India’s most holy river is called “Mother Ganga.” America’s most holy highway is called “The Mother Road.” Route 66 is the highway equivalent of Old Glory and the American equivalent of the Silk Road. Between 1926 and 1985, it linked Chicago and Santa Monica for vacationers and every kind of itinerant during a period of westward migration. It’s been a symbol of American freedom and hope in some of our best literature, like Jack Kerouac’s On the Road and John Steinbeck’s Grapes of Wrath.
At first, I wasn’t crazy about Albuquerque. Miles and miles of strip malls, empty lots, parks with highway roar. Although the city’s Old Town is atmospheric, most of the stores sell junk, and the Old Town’s “best” café served me a greasy chili rellano with a side of canned spinach. Wasn’t canned spinach banned in 1959?
Woo hoo! This week I am exploring New Mexico’s Rio Grande Valley between the Sangre De Cristos and the Jemez Mountains in the northern part of the state. The region’s largest cities are Taos in the north, Santa Fe in the middle, and Albuquerque in the south. But forget about them for now. This is about a few of the little guys.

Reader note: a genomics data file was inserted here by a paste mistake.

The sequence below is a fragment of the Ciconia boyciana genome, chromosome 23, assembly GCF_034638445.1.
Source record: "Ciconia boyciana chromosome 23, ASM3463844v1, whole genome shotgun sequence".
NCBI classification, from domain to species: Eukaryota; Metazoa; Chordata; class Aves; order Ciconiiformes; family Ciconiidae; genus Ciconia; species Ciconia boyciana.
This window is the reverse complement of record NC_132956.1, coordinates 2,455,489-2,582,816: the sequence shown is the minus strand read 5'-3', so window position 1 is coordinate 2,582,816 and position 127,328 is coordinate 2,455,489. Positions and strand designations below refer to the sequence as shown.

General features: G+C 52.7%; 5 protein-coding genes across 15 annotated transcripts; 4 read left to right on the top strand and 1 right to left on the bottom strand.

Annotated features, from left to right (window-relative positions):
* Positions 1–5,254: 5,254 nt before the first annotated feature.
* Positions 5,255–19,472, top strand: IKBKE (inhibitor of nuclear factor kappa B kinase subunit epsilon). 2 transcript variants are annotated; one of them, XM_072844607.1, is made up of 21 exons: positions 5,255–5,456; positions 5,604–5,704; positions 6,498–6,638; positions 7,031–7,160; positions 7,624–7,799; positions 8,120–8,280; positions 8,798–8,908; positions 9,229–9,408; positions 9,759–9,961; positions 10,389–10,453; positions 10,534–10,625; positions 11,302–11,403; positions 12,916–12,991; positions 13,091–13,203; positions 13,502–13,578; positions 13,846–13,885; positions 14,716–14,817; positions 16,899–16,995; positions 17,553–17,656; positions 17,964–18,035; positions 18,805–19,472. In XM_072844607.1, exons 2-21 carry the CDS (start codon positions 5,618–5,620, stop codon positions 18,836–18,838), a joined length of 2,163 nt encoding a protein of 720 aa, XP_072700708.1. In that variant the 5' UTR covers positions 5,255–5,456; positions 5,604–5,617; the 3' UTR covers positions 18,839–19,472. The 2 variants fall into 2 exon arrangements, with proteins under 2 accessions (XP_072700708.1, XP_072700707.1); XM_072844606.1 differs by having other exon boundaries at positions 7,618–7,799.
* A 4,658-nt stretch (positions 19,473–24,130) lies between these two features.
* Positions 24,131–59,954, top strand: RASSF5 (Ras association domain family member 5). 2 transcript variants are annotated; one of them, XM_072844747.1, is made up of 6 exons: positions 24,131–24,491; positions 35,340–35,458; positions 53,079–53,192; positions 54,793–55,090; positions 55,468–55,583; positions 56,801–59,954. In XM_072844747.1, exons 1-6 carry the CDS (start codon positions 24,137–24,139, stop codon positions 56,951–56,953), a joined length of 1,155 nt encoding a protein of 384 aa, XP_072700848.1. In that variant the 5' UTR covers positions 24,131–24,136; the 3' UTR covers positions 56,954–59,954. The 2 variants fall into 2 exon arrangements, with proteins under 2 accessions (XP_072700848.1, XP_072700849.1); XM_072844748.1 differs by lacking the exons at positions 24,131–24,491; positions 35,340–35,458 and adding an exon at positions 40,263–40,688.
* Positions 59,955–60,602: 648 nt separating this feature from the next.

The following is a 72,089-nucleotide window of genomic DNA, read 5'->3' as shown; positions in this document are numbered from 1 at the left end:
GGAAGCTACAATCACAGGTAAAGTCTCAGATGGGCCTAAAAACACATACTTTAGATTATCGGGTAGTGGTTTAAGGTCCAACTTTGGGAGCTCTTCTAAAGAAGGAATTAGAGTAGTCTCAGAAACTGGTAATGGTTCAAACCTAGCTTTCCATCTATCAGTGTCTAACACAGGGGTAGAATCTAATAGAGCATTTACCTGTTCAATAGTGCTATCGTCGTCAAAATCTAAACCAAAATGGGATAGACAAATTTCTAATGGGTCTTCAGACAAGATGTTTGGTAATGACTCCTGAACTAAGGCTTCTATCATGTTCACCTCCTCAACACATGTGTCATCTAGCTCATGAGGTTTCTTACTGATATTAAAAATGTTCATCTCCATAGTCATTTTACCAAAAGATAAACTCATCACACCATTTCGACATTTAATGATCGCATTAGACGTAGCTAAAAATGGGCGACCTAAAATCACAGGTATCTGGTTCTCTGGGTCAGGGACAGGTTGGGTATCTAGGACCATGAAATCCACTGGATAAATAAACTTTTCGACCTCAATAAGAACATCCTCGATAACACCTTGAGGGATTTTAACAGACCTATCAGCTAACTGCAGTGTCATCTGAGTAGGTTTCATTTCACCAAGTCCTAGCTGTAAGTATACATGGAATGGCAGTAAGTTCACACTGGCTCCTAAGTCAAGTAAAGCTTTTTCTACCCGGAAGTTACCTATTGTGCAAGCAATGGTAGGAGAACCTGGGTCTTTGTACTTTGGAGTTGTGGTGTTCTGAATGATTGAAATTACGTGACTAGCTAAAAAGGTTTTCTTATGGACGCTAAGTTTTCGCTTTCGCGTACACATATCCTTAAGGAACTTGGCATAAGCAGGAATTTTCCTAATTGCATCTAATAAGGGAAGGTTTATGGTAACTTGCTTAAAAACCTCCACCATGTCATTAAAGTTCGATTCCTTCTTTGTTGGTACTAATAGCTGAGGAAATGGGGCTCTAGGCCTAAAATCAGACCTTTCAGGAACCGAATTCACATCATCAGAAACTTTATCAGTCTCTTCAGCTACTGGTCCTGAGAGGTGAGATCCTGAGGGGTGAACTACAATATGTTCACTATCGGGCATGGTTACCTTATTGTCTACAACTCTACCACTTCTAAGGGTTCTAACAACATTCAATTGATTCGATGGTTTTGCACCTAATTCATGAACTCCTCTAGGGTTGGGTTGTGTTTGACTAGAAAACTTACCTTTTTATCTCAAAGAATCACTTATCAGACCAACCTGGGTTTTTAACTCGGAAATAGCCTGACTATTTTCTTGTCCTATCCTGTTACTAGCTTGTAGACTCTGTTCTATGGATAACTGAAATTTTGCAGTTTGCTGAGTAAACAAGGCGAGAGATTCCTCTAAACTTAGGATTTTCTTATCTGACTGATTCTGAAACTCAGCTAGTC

I arrived in Farmington, New Mexico, on Sunday hoping to convince myself to go to Chaco Canyon. I have wanted to go there forever, but a solo trip felt like a teensy bit of a stretch for me. It’s 80 miles from a city, and 13 of those miles are on dirt roads. The weather has been unpredictable, and my car had a minor episode this week that could be a big problem if it happened again in the wilderness.
But I went! By myself! It was not a big deal! It was amazing!